The million-collar question |shearluck||03/25/06 at 22:44:16|shearluck|xx|0||[quote]The million-collar question
By Anna Browning
BBC News  

For more than 40 years the phenomenon of the Big Cat thriving in the wilds of the UK has made headlines. But as enthusiasts gather this weekend for the first UK conference on Big Cats, are the authorities beginning to accept they may exist?
The first UK conference on Big Cats taking place in Market Harborough, Leicestershire, this weekend will give enthusiasts the chance to share footage and theories.

It comes as a newly-released police report revealed a lynx was shot by a gamekeeper in 1991 near Norwich, after it started chasing his gun dog.

Officers found the lynx stuffed in a freezer during a raid. It must have escaped illegal ownership of a zoo, they concluded.

Stuffed and mounted

In the 1960s the four-year hunt for the Surrey Puma drew public attention to the possibility there may be something more ferocious than hedgehogs, badgers, or foxes lurking in the undergrowth.

Since then the Beast of Bodmin, the Exmoor Beast and the Telford Puma have added to an ever-growing list.

In 1980, one fed-up Scottish farmer decided to trap the beast which was mauling his livestock using a cage complete with sheep's head.

The Beast of Bodmin Moor Spotted on and off for 20 years
The Exmoor Beast First sighted in the early 1980s
The Leicestershire Big Cat Footage of the beast was shot by a farmer at Measham
The Telford Puma Caught on CCTV in 1999, the RSPCA believed it was a puma
The Beast of Gloucester First reports in 1993, it has appeared around the Cotswolds and the Forest of Dean  

A female puma reported by the press as "snarling and vicious" was found.

Christened Felicity, she ended her days at a wildlife park, where she was described as overweight but very tame. She now lives, stuffed and mounted, in the Inverness museum.

Danny Bamping, of the British Big Cats Society, says there are three things to do should you come across a big cat.

"Don't approach it, don't threaten it and report it," he says.

The National Farmers' Union also says incidents of animal deaths involving a suspected big cat should be reported to the police.

"We do think it's something that needs to be taken seriously," says a spokeswoman.

The Pontardawe Puma Spotted near Pont Abraham services - at the end of the M4
The Beast of Barnet Three sightings in two days of a puma-like creature in 1998
The Dartmoor Lion Armed police searched Dartmoor in 1998. A six inch (15cm) paw print was positively identified as belonging to a big cat
Beast North of the Border Big cats are frequently spotted in the highlands of Scotland and recently in Fife
The Terror of Trellech In 2000, an 11-year-old boy was attacked by a "leopard-like" animal near his home in Trellech, Monmouthshire  

But admitting such cats are living in the countryside is one thing, agreeing that they are breeding is quite another.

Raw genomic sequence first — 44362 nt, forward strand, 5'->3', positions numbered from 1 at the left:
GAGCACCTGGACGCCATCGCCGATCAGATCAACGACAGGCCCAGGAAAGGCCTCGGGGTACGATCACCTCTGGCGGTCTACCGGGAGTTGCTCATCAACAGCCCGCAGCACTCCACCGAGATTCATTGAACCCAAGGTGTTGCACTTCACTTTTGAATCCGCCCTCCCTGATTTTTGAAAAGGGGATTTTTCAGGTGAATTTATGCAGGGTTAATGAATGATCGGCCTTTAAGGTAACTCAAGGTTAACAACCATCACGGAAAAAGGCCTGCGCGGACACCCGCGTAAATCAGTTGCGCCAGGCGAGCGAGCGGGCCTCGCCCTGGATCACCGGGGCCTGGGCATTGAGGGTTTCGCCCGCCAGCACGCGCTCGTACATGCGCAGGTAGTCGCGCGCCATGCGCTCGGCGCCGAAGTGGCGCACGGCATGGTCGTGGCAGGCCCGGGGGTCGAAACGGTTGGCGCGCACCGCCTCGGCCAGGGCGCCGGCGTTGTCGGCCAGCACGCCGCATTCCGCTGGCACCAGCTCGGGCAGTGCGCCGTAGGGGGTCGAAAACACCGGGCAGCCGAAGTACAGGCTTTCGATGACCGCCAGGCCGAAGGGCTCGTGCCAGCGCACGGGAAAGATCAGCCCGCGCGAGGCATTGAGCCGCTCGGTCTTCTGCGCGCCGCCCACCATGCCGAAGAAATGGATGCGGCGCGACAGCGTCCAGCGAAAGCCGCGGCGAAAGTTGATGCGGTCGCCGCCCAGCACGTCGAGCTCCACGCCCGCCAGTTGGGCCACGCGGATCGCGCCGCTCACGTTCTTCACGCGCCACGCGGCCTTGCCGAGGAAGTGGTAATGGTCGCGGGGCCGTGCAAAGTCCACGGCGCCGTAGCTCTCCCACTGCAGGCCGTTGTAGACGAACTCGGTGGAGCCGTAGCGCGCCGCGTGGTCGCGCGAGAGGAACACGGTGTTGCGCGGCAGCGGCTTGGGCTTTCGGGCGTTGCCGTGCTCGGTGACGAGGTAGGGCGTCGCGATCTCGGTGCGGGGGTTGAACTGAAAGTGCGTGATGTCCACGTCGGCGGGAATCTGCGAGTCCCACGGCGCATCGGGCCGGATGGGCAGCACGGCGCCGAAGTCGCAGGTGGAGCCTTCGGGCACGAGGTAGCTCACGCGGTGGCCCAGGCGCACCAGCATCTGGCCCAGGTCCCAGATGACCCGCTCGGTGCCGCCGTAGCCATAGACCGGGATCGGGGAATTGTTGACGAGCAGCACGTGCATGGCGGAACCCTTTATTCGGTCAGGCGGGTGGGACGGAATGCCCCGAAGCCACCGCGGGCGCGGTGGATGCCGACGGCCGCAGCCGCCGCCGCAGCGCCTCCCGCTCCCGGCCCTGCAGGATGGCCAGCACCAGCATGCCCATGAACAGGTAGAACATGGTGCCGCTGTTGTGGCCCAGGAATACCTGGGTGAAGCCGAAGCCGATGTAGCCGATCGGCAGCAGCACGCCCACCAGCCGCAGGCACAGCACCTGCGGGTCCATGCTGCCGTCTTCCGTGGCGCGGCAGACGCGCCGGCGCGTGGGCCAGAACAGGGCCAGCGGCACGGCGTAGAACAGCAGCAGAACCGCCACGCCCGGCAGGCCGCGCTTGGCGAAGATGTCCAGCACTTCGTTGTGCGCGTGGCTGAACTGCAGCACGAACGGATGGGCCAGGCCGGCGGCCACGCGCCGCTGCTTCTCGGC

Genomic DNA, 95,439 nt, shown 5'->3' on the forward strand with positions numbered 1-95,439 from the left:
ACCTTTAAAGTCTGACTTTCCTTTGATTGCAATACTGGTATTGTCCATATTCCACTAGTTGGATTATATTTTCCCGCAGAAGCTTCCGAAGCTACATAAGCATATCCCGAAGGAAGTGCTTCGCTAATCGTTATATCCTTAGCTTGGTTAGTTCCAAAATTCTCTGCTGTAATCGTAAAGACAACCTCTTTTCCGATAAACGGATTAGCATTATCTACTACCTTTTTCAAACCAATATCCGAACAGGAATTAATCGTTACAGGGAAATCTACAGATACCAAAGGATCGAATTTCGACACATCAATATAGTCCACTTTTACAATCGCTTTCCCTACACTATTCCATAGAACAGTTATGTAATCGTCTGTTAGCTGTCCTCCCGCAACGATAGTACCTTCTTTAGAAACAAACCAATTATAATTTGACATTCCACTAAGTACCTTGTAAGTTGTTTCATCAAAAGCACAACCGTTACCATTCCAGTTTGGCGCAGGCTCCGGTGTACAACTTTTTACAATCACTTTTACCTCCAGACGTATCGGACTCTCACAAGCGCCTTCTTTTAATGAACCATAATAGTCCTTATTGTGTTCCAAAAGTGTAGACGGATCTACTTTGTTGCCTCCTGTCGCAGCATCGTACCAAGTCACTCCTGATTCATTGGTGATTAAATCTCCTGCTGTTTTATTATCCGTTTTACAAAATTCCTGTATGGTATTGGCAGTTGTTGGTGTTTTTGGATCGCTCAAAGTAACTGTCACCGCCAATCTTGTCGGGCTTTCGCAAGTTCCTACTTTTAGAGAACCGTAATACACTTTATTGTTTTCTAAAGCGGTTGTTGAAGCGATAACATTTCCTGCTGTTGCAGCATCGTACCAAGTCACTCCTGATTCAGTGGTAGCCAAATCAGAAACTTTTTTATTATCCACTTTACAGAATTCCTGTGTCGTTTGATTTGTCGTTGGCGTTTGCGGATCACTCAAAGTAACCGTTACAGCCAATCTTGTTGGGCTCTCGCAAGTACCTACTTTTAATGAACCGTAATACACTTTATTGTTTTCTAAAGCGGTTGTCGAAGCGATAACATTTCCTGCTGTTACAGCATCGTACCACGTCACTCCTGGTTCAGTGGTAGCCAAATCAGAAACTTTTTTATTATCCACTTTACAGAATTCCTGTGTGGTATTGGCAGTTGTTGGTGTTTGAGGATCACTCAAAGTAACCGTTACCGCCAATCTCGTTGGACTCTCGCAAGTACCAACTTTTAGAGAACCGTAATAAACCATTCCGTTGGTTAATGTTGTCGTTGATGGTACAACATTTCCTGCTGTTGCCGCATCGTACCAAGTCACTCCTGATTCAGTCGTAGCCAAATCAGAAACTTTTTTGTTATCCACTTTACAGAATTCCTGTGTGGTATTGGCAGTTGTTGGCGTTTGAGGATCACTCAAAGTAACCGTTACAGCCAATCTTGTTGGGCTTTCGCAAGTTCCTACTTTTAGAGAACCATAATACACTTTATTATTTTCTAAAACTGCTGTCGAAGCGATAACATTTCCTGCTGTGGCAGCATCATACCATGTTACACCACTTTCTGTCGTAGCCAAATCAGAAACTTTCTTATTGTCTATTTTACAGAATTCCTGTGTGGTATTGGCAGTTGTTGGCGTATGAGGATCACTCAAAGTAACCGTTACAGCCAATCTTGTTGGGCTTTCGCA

The Department for Environment, Food and Rural Affairs says there have been escapes of such beasts from zoos or illegal ownerships, but it does not believe there is a breeding population.

"There is always an issue of something escaping from somewhere," says a spokeswoman.

Sightings, it says, peaked after the 1976 Dangerous Wild Animal Act came into force, which banned keeping such animals as pets. But it does not believe these creatures went on to produce offspring.

Fashion accessory

In the 1960s and 1970s having a leopard or panther as a pet was quite the fashion. You could even buy them in Harrods.

Between the 1976 ban and the 1981 Wildlife and Countryside Act, it was perfectly legal to free your meat-loving pet into the wild.

For many this is the most reliable theory of how such creatures found their way into the countryside.

But Merrily Harpur, who has written a book Mystery Big Cats and has sighted a big black cat "with a long flowing tail" while driving in Gloucestershire has other suggestions.

Given that most sightings are of black cats, not those with leopard spots, she is not convinced they are zoo escapees.

Other theories include that they are descendants of animals that lived pre-Ice Age.

Another is that they may have escaped from Roman circuses or menageries of exotic animals, which were popular in the 18th and 19th centuries, but were in existence as far back as medieval times.

And some believe they are similar to the Black Dog legend, folklore in several parts of the country, including Dartmoor.

The legend has many variations, but some say a sighting of such a dog is a sign of death. These cats may be modern-day "spectres" or phantoms, Ms Harpur suggests.

But for Gloucestershire police's wildlife and environmental crime officer Mark Robson, the Dangerous Wild Animal Act theory is the most likely explanation.

There have now been so many sightings - and in different parts of the county - he is sure these cats exist and are quite likely reproducing.

He has developed a contingency plan for police officers to follow should such a cat pose a risk to the public, and other forces' wildlife protection officers are "slowly coming on board", he says.

Gloucestershire has had around 40 to 50 sightings in the last year, with most describing a leopard with a "dirty black" coat.

But descriptions are vague as most people do not get near them, he says.

Even so spotting such a beast will always be quite rare, while currently they pose no real risk to the public.

"They will see and smell you before you get near them. You have to be really, really unlucky to get that close to put yourself in danger," he said.

Story from BBC NEWS:

Published: 2006/03/23 14:01:33 GMT